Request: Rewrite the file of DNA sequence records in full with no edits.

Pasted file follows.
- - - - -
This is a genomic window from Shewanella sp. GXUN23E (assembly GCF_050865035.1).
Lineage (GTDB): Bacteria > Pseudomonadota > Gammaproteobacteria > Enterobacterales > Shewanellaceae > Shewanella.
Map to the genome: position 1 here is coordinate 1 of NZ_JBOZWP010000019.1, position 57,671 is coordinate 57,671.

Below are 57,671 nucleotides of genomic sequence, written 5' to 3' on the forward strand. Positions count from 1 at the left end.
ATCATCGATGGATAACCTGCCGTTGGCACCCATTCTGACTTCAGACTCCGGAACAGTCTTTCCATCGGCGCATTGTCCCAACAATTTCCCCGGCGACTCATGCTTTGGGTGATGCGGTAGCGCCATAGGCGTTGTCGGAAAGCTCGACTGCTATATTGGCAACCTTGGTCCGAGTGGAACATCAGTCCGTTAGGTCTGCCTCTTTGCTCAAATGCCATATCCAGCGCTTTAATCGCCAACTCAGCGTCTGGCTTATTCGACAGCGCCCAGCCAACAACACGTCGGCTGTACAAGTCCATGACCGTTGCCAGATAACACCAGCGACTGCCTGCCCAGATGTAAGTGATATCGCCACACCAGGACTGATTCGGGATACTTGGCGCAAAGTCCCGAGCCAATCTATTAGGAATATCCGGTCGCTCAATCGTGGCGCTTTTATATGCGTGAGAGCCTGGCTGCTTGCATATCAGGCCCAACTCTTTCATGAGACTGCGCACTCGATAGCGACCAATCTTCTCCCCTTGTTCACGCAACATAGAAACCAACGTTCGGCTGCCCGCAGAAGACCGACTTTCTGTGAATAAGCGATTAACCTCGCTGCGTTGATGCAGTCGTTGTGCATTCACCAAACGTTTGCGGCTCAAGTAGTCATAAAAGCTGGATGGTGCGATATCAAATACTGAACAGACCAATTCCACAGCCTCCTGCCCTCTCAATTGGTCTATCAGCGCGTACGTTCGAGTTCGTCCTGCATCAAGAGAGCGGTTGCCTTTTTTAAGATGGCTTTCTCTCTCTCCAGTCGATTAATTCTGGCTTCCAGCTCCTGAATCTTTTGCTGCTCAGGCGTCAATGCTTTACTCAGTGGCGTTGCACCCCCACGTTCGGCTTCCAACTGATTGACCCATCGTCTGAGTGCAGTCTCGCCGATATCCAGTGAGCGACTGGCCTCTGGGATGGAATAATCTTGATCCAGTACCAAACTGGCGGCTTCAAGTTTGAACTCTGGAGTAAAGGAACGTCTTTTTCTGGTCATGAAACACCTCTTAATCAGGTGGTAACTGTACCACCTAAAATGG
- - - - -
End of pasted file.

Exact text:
This is a genomic window from Shewanella sp. GXUN23E (assembly GCF_050865035.1).
Lineage (GTDB): Bacteria > Pseudomonadota > Gammaproteobacteria > Enterobacterales > Shewanellaceae > Shewanella.
Map to the genome: position 1 here is coordinate 1 of NZ_JBOZWP010000019.1, position 57,671 is coordinate 57,671.

Below are 57,671 nucleotides of genomic sequence, written 5' to 3' on the forward strand. Positions count from 1 at the left end.
ATCATCGATGGATAACCTGCCGTTGGCACCCATTCTGACTTCAGACTCCGGAACAGTCTTTCCATCGGCGCATTGTCCCAACAATTTCCCCGGCGACTCATGCTTTGGGTGATGCGGTAGCGCCATAGGCGTTGTCGGAAAGCTCGACTGCTATATTGGCAACCTTGGTCCGAGTGGAACATCAGTCCGTTAGGTCTGCCTCTTTGCTCAAATGCCATATCCAGCGCTTTAATCGCCAACTCAGCGTCTGGCTTATTCGACAGCGCCCAGCCAACAACACGTCGGCTGTACAAGTCCATGACCGTTGCCAGATAACACCAGCGACTGCCTGCCCAGATGTAAGTGATATCGCCACACCAGGACTGATTCGGGATACTTGGCGCAAAGTCCCGAGCCAATCTATTAGGAATATCCGGTCGCTCAATCGTGGCGCTTTTATATGCGTGAGAGCCTGGCTGCTTGCATATCAGGCCCAACTCTTTCATGAGACTGCGCACTCGATAGCGACCAATCTTCTCCCCTTGTTCACGCAACATAGAAACCAACGTTCGGCTGCCCGCAGAAGACCGACTTTCTGTGAATAAGCGATTAACCTCGCTGCGTTGATGCAGTCGTTGTGCATTCACCAAACGTTTGCGGCTCAAGTAGTCATAAAAGCTGGATGGTGCGATATCAAATACTGAACAGACCAATTCCACAGCCTCCTGCCCTCTCAATTGGTCTATCAGCGCGTACGTTCGAGTTCGTCCTGCATCAAGAGAGCGGTTGCCTTTTTTAAGATGGCTTTCTCTCTCTCCAGTCGATTAATTCTGGCTTCCAGCTCCTGAATCTTTTGCTGCTCAGGCGTCAATGCTTTACTCAGTGGCGTTGCACCCCCACGTTCGGCTTCCAACTGATTGACCCATCGTCTGAGTGCAGTCTCGCCGATATCCAGTGAGCGACTGGCCTCTGGGATGGAATAATCTTGATCCAGTACCAAACTGGCGGCTTCAAGTTTGAACTCTGGAGTAAAGGAACGTCTTTTTCTGGTCATGAAACACCTCTTAATCAGGTGGTAACTGTACCACCTAAAATGG